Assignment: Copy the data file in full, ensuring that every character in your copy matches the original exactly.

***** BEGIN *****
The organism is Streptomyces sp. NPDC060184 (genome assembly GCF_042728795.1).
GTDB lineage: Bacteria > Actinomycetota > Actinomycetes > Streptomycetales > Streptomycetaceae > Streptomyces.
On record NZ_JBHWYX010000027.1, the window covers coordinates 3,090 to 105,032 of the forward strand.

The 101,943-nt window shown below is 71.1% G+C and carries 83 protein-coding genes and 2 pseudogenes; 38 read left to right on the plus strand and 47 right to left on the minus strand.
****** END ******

The organism is Streptomyces sp. NPDC060184 (genome assembly GCF_042728795.1).
GTDB lineage: Bacteria > Actinomycetota > Actinomycetes > Streptomycetales > Streptomycetaceae > Streptomyces.
On record NZ_JBHWYX010000027.1, the window covers coordinates 3,090 to 105,032 of the forward strand.

The 101,943-nt window shown below is 71.1% G+C and carries 83 protein-coding genes and 2 pseudogenes; 38 read left to right on the plus strand and 47 right to left on the minus strand.